Rhode Island released a request for proposals in a bid to explore the feasibility of blockchain technology to enhance state operations. This comes following the state’s move to relax particular security laws for blockchain businesses.
Does this mean that the second-most dense state by population is seeking to become a hub for the crypto industry?
Liz Tanner, the director of the Department of Business Regulation, said in a statement she considers blockchain embodies the innovation of government and would allow bureaucratic efficiency in the state. She also stated that Rhode Island’s efforts were influenced by overseas governments’ adoption of blockchain technology.
The request for proposals is not searching for particular answers to particular problems but is open to possibilities of the nascent technology. A memo after the RFP says, “Suggested areas of application… include antifraud, contracts, medical marijuana, records, notarization, registration and licensing, investigative evidence control and more.”
Rhode Island’s Department of Administration director of public affairs Brenna McCabe told Government Technology that this extensive list of probable applications is intended to attract more bidders, all of whom are obligated to submit two proofs of concept for blockchain application.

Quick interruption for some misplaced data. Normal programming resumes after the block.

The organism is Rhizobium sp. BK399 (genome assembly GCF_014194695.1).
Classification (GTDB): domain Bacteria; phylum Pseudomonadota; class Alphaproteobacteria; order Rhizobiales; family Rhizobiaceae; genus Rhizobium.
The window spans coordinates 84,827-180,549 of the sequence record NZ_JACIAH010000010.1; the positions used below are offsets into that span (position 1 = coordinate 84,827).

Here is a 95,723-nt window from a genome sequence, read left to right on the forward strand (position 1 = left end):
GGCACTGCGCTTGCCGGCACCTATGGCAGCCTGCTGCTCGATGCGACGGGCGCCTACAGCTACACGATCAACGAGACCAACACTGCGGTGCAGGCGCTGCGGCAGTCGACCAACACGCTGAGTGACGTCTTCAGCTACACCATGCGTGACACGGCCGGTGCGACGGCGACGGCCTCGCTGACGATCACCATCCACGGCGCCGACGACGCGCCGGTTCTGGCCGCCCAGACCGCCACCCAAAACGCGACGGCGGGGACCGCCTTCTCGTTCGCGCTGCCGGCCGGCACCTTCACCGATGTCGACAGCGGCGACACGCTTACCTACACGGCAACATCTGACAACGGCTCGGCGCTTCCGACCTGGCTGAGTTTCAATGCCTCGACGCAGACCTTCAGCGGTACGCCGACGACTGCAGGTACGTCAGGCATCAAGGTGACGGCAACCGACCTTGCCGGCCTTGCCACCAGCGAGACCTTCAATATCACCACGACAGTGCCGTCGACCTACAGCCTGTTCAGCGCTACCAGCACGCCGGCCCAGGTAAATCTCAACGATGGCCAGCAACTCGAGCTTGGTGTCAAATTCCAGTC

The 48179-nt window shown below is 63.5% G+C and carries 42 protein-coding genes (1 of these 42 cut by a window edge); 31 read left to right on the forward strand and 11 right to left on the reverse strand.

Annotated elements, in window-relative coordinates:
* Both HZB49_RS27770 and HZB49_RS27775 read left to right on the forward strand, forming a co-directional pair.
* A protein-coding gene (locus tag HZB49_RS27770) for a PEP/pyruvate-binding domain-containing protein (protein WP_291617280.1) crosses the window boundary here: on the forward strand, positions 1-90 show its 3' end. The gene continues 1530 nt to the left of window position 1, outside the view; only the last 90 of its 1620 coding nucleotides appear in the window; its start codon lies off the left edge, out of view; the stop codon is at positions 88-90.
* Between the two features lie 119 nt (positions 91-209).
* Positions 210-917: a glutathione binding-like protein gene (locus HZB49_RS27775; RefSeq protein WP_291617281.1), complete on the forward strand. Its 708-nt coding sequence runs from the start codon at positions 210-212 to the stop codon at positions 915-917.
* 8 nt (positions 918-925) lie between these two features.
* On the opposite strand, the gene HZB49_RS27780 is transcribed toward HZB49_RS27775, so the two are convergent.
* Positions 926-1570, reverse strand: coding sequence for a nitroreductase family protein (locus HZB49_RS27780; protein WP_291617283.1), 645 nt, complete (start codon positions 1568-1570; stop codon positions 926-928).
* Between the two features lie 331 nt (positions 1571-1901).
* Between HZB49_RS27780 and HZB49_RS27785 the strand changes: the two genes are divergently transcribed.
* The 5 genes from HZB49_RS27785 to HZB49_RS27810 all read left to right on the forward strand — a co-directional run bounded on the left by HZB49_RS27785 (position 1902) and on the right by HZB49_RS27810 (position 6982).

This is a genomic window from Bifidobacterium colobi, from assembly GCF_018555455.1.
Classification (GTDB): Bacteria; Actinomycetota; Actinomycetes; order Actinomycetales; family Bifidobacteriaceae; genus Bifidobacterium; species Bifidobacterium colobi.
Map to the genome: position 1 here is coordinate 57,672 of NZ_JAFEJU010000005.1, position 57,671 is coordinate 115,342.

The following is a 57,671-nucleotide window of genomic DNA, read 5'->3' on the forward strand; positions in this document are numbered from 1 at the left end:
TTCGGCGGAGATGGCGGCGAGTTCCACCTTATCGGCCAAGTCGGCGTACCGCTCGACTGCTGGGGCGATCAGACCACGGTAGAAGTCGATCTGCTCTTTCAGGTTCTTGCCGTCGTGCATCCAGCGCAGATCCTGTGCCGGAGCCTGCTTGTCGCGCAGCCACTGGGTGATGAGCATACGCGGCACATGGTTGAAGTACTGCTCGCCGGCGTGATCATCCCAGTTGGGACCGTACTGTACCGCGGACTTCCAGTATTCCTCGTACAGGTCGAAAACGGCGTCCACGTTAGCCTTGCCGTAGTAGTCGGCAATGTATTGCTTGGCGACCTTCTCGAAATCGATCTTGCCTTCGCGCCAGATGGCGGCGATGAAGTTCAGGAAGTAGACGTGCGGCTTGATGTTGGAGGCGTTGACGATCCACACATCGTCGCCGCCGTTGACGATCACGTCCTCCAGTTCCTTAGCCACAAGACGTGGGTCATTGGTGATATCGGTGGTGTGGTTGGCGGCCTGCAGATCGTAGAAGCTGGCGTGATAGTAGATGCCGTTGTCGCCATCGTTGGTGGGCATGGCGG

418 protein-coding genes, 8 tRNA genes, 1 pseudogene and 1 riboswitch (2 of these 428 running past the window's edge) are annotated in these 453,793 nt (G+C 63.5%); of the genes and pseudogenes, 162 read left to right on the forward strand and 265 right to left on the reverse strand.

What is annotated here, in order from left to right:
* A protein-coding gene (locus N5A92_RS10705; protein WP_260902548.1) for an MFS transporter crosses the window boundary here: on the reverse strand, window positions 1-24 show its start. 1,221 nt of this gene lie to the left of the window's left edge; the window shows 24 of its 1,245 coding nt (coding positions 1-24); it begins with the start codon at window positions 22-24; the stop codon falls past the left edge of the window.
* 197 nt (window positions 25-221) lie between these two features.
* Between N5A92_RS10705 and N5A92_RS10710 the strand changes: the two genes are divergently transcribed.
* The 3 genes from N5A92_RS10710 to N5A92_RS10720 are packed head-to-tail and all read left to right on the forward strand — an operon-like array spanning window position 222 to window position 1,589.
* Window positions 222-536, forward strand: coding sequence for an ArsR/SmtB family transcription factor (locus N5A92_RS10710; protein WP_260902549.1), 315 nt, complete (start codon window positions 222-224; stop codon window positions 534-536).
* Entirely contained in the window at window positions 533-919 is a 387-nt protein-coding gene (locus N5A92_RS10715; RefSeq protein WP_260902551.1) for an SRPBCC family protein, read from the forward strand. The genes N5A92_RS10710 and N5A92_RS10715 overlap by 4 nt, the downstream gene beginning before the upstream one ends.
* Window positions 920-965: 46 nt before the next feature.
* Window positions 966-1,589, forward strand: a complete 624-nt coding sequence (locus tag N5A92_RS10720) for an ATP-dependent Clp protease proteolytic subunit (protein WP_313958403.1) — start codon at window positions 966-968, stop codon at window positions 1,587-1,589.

According to McCabe, state officials did not desire to smother the ingenuity of the industry by restricting the scope of the RFP.
The state can only conceive of what the technology offers after it receives proposals. “With proofs of concept, [Rhode Island] can gain a better understanding of the maturity of blockchain technologies and platforms, as well as potential sustainability in state government operations,” the memo said.
The proposals will be assessed by a technical evaluation committee comprised of staff from different state agencies. According to the RFP, “The initial contract period is estimated to begin Aug. 13 for a time period determined by the winning bid(s).”
McCabe said that expected problems will arise from regulations, laws, are licensing structures that would need amendments to enable blockchain use. The state leaders would have a broader idea of what needs to be changed once the proposals are reviewed.